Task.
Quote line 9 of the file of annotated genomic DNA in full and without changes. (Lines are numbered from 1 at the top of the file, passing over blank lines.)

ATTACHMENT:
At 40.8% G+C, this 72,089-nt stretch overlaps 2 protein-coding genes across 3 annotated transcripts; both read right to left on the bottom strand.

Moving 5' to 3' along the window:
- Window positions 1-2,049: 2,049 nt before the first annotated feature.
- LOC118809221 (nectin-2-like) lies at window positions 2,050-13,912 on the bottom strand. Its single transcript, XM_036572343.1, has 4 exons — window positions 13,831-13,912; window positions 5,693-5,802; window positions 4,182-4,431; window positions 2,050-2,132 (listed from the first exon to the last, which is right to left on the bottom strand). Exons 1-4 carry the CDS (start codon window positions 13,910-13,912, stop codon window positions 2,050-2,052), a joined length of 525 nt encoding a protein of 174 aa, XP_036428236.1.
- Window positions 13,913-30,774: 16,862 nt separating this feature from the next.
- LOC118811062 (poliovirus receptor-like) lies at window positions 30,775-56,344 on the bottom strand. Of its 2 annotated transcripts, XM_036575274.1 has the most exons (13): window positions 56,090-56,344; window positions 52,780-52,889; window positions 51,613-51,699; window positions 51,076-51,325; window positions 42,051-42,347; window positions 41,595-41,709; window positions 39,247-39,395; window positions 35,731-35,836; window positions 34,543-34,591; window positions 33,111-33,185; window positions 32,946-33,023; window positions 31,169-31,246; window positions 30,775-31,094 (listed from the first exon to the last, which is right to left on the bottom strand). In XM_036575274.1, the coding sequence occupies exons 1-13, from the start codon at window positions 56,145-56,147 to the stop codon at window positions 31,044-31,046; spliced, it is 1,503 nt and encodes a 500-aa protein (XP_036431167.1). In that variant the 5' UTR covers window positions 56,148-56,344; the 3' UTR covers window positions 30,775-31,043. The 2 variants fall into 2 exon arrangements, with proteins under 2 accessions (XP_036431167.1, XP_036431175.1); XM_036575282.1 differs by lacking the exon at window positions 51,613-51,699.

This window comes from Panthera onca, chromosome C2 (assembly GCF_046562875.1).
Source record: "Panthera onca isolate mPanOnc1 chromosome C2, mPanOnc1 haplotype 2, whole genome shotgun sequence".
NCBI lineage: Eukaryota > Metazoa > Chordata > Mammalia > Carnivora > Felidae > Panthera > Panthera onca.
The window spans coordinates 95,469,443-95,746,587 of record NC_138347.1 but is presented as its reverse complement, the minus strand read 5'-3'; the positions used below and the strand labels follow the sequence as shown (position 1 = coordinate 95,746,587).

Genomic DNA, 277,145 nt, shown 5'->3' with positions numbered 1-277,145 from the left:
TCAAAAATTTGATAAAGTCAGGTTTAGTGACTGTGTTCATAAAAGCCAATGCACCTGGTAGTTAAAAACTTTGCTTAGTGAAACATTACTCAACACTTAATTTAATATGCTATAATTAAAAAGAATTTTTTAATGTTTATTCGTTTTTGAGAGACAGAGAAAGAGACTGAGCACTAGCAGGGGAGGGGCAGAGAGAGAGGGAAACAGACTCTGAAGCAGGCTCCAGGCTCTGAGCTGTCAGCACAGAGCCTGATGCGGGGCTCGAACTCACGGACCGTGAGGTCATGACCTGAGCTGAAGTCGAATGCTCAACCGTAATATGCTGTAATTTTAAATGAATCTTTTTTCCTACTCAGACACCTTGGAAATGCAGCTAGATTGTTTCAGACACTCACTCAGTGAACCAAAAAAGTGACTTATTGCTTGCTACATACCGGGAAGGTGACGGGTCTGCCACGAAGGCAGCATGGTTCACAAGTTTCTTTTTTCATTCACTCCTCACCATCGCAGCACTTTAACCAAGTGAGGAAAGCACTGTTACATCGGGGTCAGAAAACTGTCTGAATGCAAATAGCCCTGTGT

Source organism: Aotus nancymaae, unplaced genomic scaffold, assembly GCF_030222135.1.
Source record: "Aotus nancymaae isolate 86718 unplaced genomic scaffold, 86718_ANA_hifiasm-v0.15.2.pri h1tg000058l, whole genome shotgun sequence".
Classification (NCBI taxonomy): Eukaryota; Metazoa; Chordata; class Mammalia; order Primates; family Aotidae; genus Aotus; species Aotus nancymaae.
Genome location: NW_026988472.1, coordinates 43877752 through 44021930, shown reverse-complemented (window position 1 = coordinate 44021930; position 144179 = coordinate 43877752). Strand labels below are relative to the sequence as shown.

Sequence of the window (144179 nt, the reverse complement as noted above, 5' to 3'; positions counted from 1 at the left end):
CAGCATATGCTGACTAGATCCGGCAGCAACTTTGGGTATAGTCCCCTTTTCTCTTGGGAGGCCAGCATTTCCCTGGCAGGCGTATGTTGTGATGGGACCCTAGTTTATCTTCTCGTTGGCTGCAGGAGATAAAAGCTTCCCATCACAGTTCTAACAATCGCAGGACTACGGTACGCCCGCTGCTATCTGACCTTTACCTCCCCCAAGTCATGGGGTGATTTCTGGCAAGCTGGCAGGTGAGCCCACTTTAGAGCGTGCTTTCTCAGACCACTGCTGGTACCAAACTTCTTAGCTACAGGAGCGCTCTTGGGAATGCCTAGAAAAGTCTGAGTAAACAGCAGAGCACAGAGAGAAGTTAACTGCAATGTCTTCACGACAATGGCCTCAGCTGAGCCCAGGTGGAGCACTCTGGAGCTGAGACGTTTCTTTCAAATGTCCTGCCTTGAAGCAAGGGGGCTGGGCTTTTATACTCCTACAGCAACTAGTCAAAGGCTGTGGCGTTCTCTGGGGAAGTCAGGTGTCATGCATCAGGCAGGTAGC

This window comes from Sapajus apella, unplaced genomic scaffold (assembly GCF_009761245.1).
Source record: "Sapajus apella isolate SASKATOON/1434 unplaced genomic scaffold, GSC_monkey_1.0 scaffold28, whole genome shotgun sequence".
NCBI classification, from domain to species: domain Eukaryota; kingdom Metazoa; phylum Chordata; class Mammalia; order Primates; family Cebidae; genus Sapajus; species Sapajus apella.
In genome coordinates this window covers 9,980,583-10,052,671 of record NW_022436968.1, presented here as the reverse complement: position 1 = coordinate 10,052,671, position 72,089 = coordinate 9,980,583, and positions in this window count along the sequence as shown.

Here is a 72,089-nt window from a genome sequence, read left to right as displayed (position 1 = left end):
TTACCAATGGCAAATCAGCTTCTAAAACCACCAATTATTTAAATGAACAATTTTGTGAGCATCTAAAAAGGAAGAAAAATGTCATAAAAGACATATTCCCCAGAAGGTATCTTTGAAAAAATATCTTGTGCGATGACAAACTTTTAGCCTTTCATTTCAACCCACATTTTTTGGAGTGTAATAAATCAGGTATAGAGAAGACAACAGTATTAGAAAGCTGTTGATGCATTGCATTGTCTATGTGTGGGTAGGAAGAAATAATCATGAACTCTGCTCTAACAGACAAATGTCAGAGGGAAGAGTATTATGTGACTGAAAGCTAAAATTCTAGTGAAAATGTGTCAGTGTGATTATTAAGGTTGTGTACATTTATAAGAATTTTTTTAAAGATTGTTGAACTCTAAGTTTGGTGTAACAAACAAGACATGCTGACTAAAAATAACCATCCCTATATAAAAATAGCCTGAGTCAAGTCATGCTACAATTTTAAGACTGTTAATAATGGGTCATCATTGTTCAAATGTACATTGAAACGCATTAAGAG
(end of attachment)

NCBI lineage: Eukaryota > Metazoa > Chordata > Mammalia > Carnivora > Felidae > Panthera > Panthera onca.